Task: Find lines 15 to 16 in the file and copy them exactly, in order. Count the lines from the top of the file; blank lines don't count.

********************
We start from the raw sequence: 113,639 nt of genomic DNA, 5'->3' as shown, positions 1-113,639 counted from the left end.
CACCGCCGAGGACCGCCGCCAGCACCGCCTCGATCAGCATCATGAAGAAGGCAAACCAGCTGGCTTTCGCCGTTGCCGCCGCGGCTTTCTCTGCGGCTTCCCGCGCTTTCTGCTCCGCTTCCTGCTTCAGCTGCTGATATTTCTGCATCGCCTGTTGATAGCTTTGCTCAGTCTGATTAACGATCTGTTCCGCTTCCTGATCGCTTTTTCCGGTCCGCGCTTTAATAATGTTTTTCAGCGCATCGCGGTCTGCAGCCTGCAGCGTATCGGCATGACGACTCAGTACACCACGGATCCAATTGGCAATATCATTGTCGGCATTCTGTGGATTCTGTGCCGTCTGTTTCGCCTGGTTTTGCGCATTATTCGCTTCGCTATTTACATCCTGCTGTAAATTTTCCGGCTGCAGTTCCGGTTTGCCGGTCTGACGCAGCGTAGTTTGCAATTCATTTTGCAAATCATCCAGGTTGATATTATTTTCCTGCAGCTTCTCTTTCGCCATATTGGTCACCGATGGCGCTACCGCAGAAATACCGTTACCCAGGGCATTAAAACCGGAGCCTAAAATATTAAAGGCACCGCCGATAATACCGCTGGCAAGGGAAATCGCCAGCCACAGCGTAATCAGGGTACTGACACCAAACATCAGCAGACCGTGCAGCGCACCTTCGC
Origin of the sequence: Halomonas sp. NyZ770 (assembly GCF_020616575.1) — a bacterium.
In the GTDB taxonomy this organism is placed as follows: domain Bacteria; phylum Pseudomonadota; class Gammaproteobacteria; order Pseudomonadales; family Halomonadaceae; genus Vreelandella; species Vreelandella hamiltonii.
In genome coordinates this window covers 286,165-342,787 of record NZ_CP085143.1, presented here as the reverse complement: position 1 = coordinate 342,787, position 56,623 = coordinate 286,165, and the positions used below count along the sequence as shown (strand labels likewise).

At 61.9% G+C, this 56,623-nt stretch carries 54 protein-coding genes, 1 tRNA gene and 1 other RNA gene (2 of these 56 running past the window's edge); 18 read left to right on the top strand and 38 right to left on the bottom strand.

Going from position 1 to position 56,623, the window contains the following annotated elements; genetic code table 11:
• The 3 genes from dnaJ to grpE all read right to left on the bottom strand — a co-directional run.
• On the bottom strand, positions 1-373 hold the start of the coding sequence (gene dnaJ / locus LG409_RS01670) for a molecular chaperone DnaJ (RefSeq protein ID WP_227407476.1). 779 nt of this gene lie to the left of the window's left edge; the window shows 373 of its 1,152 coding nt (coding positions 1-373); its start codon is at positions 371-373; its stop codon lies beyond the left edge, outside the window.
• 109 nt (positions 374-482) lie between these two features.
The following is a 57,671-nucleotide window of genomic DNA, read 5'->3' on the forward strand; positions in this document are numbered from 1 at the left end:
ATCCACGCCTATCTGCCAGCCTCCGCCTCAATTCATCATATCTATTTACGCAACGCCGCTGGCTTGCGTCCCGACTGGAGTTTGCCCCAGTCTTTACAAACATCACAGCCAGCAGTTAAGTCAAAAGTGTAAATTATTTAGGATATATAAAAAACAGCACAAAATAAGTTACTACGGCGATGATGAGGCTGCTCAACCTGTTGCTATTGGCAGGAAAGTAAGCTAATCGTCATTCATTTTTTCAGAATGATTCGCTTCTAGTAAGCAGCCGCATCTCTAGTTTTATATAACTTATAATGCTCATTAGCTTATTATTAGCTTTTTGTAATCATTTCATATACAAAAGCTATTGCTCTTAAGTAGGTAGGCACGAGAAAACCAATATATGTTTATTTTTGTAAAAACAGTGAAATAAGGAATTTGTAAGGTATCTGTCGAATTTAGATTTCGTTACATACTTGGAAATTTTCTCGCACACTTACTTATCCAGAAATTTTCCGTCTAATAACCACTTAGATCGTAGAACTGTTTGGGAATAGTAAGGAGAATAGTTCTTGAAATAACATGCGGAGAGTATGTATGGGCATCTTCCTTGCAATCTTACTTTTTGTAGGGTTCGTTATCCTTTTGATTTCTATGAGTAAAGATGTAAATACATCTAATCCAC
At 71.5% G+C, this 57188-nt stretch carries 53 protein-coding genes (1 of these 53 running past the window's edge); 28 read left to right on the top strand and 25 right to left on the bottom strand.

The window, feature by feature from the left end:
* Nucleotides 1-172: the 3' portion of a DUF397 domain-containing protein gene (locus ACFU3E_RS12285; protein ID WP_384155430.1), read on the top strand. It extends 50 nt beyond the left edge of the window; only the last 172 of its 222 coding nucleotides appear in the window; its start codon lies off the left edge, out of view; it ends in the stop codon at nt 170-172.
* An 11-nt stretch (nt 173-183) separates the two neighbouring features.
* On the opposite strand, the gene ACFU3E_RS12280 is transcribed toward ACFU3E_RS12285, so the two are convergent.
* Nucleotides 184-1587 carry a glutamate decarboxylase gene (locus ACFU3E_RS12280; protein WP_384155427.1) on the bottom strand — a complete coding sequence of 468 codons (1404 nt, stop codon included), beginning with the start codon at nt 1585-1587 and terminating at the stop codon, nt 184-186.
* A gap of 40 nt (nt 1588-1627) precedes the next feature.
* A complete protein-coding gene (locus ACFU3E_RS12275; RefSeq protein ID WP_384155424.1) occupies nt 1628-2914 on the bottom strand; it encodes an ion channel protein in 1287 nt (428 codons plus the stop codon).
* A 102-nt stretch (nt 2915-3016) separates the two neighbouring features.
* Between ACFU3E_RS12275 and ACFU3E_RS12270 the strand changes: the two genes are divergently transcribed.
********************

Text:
* Nucleotides 1-172: the 3' portion of a DUF397 domain-containing protein gene (locus ACFU3E_RS12285; protein ID WP_384155430.1), read on the top strand. It extends 50 nt beyond the left edge of the window; only the last 172 of its 222 coding nucleotides appear in the window; its start codon lies off the left edge, out of view; it ends in the stop codon at nt 170-172.
* An 11-nt stretch (nt 173-183) separates the two neighbouring features.